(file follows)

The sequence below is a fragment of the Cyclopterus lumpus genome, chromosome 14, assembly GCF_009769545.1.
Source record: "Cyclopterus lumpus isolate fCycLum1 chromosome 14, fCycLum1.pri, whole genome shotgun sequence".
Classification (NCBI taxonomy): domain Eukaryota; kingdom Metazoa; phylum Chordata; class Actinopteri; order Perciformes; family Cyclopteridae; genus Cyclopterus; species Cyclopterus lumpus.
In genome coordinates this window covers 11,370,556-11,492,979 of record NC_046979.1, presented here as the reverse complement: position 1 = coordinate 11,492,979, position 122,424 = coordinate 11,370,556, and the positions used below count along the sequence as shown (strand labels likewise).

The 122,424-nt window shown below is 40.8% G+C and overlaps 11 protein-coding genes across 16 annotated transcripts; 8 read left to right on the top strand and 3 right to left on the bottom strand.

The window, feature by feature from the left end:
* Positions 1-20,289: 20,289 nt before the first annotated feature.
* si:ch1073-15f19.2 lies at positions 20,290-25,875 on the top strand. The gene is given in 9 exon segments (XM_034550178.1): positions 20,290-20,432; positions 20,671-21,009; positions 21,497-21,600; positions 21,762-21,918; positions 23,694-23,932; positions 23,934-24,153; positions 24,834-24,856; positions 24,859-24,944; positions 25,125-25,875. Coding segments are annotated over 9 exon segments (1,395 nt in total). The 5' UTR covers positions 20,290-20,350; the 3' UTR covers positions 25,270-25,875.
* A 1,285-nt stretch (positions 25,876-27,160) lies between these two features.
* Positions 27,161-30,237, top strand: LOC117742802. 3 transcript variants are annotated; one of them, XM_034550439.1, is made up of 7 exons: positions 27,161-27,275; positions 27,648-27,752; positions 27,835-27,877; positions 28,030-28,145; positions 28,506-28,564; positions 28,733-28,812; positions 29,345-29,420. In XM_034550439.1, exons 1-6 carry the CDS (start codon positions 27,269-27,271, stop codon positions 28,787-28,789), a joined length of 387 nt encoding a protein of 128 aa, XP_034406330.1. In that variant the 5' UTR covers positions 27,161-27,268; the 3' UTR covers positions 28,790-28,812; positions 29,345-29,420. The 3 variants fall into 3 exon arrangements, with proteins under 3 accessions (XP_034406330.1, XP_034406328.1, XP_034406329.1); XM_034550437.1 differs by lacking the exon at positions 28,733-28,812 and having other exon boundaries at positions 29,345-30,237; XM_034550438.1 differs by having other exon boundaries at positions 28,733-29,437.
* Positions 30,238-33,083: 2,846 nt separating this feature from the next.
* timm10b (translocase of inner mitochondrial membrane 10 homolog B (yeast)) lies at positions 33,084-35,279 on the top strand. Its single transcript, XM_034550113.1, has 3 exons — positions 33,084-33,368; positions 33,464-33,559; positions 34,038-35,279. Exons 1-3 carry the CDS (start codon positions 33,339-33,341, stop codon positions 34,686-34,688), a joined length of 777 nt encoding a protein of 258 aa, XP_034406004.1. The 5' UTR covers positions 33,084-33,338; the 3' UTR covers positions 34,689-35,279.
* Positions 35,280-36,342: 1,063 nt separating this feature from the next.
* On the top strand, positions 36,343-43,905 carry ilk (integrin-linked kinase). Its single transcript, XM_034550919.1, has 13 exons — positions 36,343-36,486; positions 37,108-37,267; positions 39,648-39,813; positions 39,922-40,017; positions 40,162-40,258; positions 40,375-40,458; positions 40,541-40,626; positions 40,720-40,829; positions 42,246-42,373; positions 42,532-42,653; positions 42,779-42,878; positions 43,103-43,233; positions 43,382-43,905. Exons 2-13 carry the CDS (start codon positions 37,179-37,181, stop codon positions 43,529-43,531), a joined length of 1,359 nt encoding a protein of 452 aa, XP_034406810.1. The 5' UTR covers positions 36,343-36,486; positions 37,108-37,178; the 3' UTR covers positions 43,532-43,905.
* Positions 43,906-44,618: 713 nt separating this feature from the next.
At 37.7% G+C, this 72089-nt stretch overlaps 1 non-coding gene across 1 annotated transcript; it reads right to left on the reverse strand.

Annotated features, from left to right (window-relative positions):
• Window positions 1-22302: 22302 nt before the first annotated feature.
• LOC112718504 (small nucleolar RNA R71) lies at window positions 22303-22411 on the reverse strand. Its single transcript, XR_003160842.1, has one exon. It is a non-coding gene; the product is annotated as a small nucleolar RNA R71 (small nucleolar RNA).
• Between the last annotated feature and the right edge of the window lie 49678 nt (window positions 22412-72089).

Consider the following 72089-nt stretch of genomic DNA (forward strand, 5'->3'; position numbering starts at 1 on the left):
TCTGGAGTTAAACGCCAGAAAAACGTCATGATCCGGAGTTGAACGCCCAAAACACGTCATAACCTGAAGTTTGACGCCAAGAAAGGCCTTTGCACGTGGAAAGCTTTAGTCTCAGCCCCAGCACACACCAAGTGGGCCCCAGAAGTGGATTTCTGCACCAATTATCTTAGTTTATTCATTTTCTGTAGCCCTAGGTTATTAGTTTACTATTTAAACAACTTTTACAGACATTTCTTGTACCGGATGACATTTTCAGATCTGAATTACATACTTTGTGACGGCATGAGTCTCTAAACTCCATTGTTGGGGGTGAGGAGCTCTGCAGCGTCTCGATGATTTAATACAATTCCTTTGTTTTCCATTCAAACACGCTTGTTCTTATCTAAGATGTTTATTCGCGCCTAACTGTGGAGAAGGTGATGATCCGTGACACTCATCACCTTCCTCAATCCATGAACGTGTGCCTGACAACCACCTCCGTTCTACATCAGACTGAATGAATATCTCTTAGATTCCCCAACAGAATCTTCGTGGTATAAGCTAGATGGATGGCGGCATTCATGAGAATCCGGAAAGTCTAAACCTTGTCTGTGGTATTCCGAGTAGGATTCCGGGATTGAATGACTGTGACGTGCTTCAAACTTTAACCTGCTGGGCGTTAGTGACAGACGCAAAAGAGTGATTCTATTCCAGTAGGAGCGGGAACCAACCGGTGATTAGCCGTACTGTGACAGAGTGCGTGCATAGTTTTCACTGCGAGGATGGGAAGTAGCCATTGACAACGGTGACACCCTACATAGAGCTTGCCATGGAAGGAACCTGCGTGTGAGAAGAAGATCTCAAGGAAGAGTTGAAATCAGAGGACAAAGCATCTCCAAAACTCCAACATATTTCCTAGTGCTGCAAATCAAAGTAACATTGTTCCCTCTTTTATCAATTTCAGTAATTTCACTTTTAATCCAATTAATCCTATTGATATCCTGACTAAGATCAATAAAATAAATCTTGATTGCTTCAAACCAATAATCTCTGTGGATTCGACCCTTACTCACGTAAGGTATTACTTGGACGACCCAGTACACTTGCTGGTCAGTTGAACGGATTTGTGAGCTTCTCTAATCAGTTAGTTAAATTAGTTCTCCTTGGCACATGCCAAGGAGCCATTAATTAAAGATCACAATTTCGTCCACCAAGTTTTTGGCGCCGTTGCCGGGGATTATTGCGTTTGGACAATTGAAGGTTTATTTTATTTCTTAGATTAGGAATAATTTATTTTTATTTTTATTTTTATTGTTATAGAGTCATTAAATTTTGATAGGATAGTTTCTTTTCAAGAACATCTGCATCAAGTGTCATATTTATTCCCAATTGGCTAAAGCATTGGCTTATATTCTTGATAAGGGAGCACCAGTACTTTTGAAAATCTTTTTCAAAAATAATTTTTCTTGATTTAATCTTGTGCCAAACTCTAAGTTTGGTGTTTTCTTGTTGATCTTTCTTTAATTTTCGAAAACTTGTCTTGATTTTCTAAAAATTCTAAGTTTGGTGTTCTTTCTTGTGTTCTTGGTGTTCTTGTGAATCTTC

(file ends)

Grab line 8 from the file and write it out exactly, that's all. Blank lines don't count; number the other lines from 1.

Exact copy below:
* si:ch1073-15f19.2 lies at positions 20,290-25,875 on the top strand. The gene is given in 9 exon segments (XM_034550178.1): positions 20,290-20,432; positions 20,671-21,009; positions 21,497-21,600; positions 21,762-21,918; positions 23,694-23,932; positions 23,934-24,153; positions 24,834-24,856; positions 24,859-24,944; positions 25,125-25,875. Coding segments are annotated over 9 exon segments (1,395 nt in total). The 5' UTR covers positions 20,290-20,350; the 3' UTR covers positions 25,270-25,875.